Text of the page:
This week, continuing the animal theme, we are focusing on the photography of New York-based artist Elliot Ross. Ross has been working on a body of animal portraiture for several years now. When his pet cat died, his wife put up a framed portrait of the animal and this led Ross to thinking about the animals expression, what had the cat been trying to say or express at it looked into the lens and, indeed, can we ever know about an animal’s emotions, thoughts and feelings. This started a photographic trajectory which has endured. In 2010, his publication Animal presented intimate portraits of subjects such as frogs, birds, monkeys and fish and a new collection of Ross’ photography, Other Animals, was published by Schilt in late 2014. 

Ross’ animals are photographed, typically, in their normal contexts (whether that be natural habitat, domestic home or in captivity) and then digitally manipulated to create highly dramatic images ‘drawings’ of the animals with details meticulously added, layered or removed during the editing process. Bumphead parrotfish and starfish appear to emerge from a murky black deep; flamingo, gorilla and pigs appear coiffed and good looking, posing for their portrait before accepting the BAFTA, all stylish texture and natural costume.

Ross has not shown so much in the UK, his work was featured as part of the Belfast Photo Festival in 2011 but that has been his last outing this way since. An exhibition is long overdue...

Point102 caught up with Ross over email this month to ask him some questions about his working methods, influences and what he is working on right now...

Animal (250), 2013. (c) Elliot Ross

Animal (250), 2013. (c) Elliot Ross

Point102: What was the starting point for making this type of portraiture?

Elliot Ross: I began the project after our household cat died. I had never lived with an animal of another species before, and was surprised at how close I came to feel to her emotionally. Her loss set off a train of thought that began with this question: How can two beings that are so different share this quality we call animal life?

Point102: And how do you choose your subjects - is this just opportune or do you have animals in mind, ones that may photograph better or have a better personality?

ER: I set out to photograph as many different species as possible. It doesn't matter to me where I find them. What matters is that I am satisfied with what emerges at the end of the process of making the piece.

P102: What is the studio process like, the set up? Can you tell me technically how the images are made?

ER: I don't think it's important that my process be known beyond the fact that I begin with a photograph and end with digital imaging. I will say that digital imaging allows me to work with the photograph in ways that I only dreamed of doing with dark room techniques, ways that are more like drawing, sometimes requiring hours or even weeks of painstaking, pixel by pixel work.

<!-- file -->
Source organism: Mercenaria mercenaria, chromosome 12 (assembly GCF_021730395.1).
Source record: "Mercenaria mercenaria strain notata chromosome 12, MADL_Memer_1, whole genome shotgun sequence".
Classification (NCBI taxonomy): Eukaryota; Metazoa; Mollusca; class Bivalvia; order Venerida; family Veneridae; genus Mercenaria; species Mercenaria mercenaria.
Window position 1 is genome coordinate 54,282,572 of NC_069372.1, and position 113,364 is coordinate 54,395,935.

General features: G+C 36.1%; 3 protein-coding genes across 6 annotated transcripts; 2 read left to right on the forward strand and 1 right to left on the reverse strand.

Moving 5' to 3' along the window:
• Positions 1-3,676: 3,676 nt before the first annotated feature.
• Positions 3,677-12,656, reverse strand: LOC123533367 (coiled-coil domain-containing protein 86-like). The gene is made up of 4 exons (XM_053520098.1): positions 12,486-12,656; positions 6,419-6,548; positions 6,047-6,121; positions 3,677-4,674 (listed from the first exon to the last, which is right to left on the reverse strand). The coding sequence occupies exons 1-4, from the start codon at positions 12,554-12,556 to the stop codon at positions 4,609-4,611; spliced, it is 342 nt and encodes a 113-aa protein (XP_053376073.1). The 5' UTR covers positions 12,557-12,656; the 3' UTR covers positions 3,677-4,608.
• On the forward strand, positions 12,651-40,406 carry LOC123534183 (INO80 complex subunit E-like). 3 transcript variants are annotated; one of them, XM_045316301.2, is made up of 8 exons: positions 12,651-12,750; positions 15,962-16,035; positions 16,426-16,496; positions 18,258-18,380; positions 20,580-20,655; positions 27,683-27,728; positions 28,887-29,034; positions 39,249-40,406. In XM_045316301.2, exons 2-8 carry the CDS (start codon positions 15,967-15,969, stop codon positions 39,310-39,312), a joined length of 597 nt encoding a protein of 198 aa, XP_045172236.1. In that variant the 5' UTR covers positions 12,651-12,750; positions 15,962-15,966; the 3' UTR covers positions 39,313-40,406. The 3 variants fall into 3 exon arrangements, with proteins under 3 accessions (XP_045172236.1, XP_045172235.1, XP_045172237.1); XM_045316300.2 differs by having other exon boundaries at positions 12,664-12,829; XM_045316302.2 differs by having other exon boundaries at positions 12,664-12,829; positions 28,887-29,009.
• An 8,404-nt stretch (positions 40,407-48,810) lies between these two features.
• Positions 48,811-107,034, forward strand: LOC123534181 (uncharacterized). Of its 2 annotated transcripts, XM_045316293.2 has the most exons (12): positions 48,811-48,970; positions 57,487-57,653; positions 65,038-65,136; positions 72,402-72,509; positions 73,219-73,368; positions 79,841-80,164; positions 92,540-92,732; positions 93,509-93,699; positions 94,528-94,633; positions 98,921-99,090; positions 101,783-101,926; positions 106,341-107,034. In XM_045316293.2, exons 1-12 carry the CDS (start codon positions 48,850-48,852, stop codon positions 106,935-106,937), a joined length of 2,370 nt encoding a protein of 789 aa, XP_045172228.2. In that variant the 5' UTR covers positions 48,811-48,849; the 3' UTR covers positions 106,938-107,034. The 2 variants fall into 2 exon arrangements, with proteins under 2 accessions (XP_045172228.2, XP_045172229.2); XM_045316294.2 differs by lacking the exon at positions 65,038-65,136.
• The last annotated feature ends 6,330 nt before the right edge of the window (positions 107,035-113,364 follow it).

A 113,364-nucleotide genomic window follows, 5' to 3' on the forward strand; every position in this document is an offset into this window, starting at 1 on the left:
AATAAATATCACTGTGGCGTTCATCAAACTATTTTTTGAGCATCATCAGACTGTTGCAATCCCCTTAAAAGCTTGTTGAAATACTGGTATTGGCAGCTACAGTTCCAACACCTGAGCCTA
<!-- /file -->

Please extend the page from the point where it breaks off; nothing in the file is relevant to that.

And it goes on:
P102: What prompted you to make a follow up of the original Animal’s series - how are they different?

EM: It's not really a follow up but a continuation of the same investigation. There are approximately two million known species alive on earth today; and I felt I had only begun to look at a tiny fraction of them.

As far as the work changing over time, I began to approach the animals that appear in the second book "Other Animals" closer than those in the first book "Animal", and, without going into detail, the range of my digital imaging technique broadened.

P102: What other projects are you working on at the moment?

ER: I am still working with animal species. My latest piece is of an elephant skull. This subject was, without doubt, not alive when I photographed it.

P102: What other photographers work is on your radar at the moment, who are you looking to or back to for influence?

ER: I don't know if I ever would have done pigment prints if I hadn't first seen the beauty of ink on paper in the work of Germán Herrera of San Francisco. But it is to painters that keep returning time and again: Rembrandt, Manet, Sargent, Whistler, Beckmann, Dix, Meidner, and others. Recently I discovered a trove of over 700 works by John Singer Sargent on line and am eager to see the actual landscape paintings I hadn't previously been aware of. It's important to note that I "internalize" the work of other artists. That is, I look intensely at their work, but never try to base my work on theirs.

Animal (222). 2012. Copyright Elliot Ross. All rights reserved

Animal (222). 2012. Copyright Elliot Ross. All rights reserved

P102: What kind of equipment are you using?

ER: I use a Sony DSLR because of its excellent internal stabilization system.

P102: We usually view portraiture of humans knowing something about the subjects, or if not, projecting history, personality traits etc. - were you ever tempted to go into the story of the animals - their history etc. to provide some kind of context or is it always about the body, the physicality?

ER: I try not to conceptualize my work. Conceptualization leads to the phenomenon that psychologists call “verbal overshadowing" in which the left hemisphere of the brain, which thinks in words, displaces the product of the right hemisphere, which thinks in pictures. So if someone looks at an image I've made of a monkey and believes it looks like a movie idol, that idea was certainly not my intention.

I am constantly reading natural history, biology, and philosophy, and have worked to attain a general knowledge of what humans know (or think they know) and don't know about other animals, as well as what we may never know about them. This factual and theoretical knowledge probably serves to nourish, so to speak, my unconscious mind and perhaps feeds in some ways into my work.

 

You can see more of Elliot Ross’ work at www.elliotross.com

Posted
AuthorSacha Waldron